Popovich says hero-ball is ‘boring,’ which explains difference between Spurs and Lakers last-second shots

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The Spurs beat the Lakers on Tuesday thanks to a three-pointer from Danny Green that put San Antonio up by two with 9.3 seconds left.

We broke down the beauty of the play that Gregg Popovich called — multiple screens, all players in motion, freeing up a shooter for a good look at the final shot.

The majority of teams, for some strange reason, choose isolation with their best player holding the ball and trying to score one-on-one with the game on the line. It’s counterintuitive, in that if during the entire course of the game you’d prefer set plays to free someone for an open look, instead of having guys try to create on their own to force tough shots over one or more defenders, why change the philosophy on a game’s most important possession?

There’s a reason Popovich is one of the game’s best minds– it’s because he does what makes sense. Though it would also seem his reasons are a bit selfish. (via Kevin Arnovitz at TrueHoop)

“I hate that,” Spurs coach Gregg Popovich said. “It’s so boring.”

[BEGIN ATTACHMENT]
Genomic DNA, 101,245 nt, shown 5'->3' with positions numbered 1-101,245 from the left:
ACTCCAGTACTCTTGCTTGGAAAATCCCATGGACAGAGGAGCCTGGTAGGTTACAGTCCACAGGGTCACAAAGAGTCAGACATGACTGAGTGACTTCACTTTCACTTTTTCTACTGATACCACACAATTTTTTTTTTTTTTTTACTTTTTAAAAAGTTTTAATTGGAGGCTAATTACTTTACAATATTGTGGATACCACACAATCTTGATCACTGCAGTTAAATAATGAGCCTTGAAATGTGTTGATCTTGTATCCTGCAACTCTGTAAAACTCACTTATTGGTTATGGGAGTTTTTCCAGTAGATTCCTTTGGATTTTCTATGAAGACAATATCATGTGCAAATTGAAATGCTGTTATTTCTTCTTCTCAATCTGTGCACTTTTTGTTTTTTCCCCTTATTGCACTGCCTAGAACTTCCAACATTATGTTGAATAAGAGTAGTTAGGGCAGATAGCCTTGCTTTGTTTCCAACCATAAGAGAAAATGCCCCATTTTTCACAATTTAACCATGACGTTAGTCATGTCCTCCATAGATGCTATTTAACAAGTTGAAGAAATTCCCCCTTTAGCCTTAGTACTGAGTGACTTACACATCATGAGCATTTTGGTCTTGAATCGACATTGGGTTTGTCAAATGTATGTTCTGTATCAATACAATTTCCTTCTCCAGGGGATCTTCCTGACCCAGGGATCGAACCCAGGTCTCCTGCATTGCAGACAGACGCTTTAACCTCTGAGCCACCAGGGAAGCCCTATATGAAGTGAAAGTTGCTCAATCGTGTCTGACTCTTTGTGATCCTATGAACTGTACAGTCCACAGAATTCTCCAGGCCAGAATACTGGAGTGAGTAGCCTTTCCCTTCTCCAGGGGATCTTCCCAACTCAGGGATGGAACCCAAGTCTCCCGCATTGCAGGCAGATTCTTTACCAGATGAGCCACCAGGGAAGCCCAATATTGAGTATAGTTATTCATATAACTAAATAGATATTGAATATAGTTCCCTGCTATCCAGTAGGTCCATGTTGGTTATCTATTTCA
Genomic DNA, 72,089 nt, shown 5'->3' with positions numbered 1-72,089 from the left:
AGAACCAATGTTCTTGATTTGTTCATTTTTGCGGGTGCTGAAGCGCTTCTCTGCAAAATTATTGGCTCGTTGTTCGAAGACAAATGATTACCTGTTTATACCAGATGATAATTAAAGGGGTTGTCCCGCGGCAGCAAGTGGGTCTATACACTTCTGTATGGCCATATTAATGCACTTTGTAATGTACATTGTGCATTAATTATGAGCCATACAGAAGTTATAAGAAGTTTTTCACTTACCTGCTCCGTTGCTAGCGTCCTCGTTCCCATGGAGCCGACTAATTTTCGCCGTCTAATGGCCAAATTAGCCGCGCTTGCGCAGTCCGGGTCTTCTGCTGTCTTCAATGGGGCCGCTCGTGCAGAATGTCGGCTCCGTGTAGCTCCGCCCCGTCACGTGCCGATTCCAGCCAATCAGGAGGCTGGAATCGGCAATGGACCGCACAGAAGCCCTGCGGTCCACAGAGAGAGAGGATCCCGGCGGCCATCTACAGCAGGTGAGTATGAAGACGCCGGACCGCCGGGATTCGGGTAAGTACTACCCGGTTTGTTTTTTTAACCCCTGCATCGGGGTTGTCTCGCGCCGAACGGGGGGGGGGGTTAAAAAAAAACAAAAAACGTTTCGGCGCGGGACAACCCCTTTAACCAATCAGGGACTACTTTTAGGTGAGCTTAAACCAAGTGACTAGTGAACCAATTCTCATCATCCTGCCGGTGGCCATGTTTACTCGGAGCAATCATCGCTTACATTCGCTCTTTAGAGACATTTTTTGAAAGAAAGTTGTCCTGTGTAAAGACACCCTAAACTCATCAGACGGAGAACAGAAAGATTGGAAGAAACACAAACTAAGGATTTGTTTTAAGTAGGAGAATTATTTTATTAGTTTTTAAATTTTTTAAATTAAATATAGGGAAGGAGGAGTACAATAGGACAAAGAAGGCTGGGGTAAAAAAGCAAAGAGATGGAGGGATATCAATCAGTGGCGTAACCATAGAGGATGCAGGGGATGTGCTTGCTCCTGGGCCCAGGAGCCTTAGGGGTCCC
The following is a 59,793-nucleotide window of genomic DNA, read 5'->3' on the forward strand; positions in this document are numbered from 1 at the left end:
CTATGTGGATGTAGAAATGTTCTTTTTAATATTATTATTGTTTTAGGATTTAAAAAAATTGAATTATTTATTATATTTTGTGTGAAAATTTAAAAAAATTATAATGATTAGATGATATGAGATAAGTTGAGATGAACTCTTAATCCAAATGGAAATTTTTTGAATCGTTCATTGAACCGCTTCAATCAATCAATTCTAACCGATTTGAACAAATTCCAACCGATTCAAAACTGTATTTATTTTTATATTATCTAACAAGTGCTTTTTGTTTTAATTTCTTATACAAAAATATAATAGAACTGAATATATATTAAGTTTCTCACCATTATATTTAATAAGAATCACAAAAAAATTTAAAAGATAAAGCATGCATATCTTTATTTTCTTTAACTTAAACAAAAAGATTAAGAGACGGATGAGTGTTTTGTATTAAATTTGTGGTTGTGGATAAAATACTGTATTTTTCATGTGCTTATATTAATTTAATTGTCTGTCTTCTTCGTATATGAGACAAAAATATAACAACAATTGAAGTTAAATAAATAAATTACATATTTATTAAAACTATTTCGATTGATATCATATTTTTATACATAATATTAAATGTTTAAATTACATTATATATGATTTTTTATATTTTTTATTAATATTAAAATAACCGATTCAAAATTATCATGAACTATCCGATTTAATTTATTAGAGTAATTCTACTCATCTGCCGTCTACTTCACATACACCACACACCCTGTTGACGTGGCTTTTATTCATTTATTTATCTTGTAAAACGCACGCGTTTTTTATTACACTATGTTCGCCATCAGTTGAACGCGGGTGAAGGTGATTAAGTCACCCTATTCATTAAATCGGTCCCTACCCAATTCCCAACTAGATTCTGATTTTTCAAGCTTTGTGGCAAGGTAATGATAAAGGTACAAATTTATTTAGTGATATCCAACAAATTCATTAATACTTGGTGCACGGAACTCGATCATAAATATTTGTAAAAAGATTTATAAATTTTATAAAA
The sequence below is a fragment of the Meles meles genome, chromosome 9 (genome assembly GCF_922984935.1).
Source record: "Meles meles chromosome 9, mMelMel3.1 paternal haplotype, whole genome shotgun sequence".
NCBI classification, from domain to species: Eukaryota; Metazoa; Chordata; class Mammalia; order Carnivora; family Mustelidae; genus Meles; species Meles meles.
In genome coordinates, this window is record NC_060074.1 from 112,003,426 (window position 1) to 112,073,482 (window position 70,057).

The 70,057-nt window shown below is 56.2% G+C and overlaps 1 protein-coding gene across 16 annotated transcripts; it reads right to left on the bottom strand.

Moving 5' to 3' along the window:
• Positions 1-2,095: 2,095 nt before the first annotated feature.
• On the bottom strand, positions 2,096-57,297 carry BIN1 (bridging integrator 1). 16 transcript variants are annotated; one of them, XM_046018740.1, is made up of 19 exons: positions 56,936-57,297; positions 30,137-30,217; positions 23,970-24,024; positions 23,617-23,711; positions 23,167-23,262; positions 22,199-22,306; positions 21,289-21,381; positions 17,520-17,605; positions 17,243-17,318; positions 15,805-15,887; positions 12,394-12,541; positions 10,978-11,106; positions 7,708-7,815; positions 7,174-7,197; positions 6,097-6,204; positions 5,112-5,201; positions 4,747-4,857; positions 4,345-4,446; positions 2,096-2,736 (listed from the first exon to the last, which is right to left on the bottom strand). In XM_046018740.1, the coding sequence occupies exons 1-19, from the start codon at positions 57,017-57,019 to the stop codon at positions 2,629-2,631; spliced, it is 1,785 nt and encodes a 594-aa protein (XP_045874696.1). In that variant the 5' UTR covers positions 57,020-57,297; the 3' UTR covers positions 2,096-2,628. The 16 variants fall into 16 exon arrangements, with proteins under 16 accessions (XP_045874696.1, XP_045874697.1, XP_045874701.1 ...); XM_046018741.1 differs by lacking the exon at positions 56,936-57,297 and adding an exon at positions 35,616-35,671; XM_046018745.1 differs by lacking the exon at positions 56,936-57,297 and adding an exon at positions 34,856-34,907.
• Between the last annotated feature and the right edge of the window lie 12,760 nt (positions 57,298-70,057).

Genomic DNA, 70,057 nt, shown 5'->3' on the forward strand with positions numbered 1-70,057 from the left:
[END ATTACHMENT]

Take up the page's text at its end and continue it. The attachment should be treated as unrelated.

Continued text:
What Popovich hates, of course, is the hero-ball isolation nonsense that I just described.

Whether it truly is due to boredom (doubtful, given Popovich’s famously-dry sense of humor) or whether it’s just the smarter decision, the Spurs choose to run plays on a final possession rather than trust one guy to do it all on his own.

Now, contrast that with the look that the Lakers got on their final possession.

The Bernie Bickerstaff era in Los Angeles will be neither historic nor looked back upon fondly, especially when considering the way L.A. failed to execute with the game in the balance.

With 9.3 seconds left, there’s a virtual eternity to get into something better than this.

Pau Gasol cuts to the corner, and receives the inbound pass behind the three-point line. He’s alone, save for Tim Duncan right there closely contesting whatever move Gasol would choose to make.